Next time you are at a bowling alley, take a moment to examine the bowling ball. You will see the polyurethane material that is used to structure the ball and might even get a few raised eyebrows from your group as you educate them about the ball. The polyurethane material has not been around for a long time, but could be the standard in bowling balls for decades to come.
Bowling balls are currently made out of polyurethane, a manufactured material that can replace metal, wood, paint, rubber and cotton. Depending on what the material is being used for, it can be hard, soft, squishy, bouncy and even sticky. Polyurethane was invented in the 1940s and has been used for everything from baby toys to airplane wings.
In the Middle Ages, lawn bowling balls were made of a hard wood called Lignum vitae. It wasn't until 1905 that the Evertrue (rubber ball) was invented. Rubber bowling balls were used until the 1970s, when polyester balls reached the market. Finally in the 1980s, urethane balls (or particle balls) developed and reactive urethane surfaced as the new cover stock of the ball (the ball's outside cover) in the 1990s. These are still used today.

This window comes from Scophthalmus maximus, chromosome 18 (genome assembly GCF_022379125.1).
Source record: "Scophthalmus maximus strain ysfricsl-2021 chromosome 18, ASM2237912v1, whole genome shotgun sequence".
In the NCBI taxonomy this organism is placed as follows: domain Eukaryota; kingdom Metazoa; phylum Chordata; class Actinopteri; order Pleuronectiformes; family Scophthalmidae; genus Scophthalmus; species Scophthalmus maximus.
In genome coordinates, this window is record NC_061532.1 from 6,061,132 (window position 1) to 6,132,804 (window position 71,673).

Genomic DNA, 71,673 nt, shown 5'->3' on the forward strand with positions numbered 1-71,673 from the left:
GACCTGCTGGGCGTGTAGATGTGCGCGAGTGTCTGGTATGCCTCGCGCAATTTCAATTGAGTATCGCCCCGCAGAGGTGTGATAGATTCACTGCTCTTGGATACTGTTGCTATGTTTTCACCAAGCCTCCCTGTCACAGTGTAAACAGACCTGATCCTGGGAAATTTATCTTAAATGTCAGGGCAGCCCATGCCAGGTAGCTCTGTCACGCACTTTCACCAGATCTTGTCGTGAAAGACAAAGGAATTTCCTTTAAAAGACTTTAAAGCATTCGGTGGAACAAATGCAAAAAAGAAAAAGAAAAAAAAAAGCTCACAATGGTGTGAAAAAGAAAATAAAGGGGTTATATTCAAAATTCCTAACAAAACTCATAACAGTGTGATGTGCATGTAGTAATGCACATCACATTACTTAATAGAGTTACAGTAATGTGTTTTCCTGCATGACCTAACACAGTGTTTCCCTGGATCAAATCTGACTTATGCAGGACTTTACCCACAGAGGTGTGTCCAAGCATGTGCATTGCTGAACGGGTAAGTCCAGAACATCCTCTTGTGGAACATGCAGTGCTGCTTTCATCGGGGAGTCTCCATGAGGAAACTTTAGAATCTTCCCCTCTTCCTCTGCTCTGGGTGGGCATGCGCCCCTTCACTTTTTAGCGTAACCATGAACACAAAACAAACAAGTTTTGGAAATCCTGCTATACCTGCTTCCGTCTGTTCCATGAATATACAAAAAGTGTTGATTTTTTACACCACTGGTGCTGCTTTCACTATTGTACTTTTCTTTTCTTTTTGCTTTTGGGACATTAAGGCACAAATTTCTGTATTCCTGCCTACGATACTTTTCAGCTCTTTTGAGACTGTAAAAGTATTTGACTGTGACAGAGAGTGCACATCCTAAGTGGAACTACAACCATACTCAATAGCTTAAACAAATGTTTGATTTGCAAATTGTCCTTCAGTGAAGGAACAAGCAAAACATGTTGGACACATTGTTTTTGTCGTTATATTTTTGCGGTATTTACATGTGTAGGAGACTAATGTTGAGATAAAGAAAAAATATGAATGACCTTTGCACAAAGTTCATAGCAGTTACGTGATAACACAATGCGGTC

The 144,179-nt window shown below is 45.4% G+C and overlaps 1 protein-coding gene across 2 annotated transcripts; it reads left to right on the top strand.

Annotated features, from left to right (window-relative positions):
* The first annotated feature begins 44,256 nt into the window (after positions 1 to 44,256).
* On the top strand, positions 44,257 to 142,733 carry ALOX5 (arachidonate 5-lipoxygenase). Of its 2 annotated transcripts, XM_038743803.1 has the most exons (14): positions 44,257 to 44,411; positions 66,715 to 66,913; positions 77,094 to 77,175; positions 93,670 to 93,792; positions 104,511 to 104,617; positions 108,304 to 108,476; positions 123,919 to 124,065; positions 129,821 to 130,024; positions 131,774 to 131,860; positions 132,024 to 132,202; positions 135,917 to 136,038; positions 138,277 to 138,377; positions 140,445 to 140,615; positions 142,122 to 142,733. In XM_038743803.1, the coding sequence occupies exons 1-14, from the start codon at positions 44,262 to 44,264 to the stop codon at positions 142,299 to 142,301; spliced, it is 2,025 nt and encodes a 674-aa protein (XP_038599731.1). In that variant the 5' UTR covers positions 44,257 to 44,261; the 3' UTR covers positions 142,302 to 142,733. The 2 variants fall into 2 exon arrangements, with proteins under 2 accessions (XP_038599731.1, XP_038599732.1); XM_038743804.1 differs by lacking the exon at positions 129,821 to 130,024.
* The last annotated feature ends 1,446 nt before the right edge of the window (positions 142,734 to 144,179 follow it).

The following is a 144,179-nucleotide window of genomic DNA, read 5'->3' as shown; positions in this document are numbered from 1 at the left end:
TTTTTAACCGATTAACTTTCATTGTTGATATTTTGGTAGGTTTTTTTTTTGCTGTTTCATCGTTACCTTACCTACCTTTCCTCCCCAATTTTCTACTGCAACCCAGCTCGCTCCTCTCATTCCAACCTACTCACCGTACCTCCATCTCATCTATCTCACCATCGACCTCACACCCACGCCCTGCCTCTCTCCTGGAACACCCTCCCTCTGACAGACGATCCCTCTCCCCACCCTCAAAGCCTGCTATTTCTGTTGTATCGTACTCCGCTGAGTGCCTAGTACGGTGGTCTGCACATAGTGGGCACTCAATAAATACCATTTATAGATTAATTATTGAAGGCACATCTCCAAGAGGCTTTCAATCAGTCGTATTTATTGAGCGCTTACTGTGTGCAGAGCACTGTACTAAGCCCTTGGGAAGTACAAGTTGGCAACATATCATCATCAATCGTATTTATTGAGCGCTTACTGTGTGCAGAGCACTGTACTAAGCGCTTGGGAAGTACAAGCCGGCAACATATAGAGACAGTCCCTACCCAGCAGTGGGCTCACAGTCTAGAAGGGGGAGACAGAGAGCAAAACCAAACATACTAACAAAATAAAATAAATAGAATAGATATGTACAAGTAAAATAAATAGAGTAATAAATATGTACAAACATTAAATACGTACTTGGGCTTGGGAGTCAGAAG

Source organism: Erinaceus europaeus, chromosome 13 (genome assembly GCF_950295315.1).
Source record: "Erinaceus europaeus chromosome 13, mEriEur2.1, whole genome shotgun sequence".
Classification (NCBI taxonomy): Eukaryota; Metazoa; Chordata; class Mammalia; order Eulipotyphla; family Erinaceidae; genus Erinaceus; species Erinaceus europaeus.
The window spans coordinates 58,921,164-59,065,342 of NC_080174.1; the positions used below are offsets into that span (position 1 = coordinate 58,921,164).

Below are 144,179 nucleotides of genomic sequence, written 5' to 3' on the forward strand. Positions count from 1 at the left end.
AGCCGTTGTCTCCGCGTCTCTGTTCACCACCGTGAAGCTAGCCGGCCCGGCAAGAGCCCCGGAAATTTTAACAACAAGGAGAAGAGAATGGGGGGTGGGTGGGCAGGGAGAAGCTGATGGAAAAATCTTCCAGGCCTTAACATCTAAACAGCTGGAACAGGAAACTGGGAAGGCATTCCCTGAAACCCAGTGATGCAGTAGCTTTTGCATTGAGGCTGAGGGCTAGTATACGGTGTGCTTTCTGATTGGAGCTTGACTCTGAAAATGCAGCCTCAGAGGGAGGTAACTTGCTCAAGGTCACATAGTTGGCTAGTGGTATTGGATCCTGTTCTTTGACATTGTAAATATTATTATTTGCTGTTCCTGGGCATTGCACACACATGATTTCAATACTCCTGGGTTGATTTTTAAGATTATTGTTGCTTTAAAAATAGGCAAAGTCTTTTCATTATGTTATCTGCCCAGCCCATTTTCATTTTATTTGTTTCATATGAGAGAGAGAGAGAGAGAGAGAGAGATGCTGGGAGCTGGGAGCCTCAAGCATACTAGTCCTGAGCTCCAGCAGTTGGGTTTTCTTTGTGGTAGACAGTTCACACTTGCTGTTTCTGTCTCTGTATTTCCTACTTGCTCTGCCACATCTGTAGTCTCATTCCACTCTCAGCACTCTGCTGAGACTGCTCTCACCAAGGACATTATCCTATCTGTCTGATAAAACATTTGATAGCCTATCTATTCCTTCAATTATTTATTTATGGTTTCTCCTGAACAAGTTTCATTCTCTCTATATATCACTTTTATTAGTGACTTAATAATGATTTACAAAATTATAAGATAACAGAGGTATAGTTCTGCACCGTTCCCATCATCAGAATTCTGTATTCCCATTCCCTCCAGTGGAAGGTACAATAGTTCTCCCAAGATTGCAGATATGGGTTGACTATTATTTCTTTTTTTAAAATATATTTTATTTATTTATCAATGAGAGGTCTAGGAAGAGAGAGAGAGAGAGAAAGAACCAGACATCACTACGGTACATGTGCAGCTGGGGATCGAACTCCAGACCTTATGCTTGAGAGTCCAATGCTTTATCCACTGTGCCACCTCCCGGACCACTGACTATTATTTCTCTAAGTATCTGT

If you think the bowler has complete control over how well the ball hooks, think again. The type of plastic on the cover stock plays a major role in how the ball moves in the lane. Polyester will reveal the smallest hook because it is unaffected by the amounts of oil on the surface of the lane. Urethane balls have more of a hooking action than polyester, due to being softer and having the ability to drag on the wood of the lane. They also deliver a more powerful blow to the pins.
Today there are four types of bowling balls: particle, plastic, reactive resin and urethane. Urethane is the softest of the four. Adding small particles of resin to the same mixture of urethane balls makes reactive resin balls. However, resin is sticky and allows the ball to hook more than a urethane ball. Particle balls are similar to reactive resin balls in that they containing resin, but they have ground pieces of glass mixed in. The glass grips the lane and gives the bowler better control of the ball. Most professional bowlers use particle balls. Plastic bowling balls are the cheapest to produce, but last longer than particle, reactive resin and urethane because of their ability to handle the wear and tear. They are made from polyester.
Bowling balls basically come in the sizes of ten-pin and five-pin. Ten-pin bowling balls are the ones you will typically see at a public bowling alley. They have three finger holes and are 8 1/2 inches in diameter. Five-pin bowling balls do not have any finger holes and measure 5 inches in diameter.
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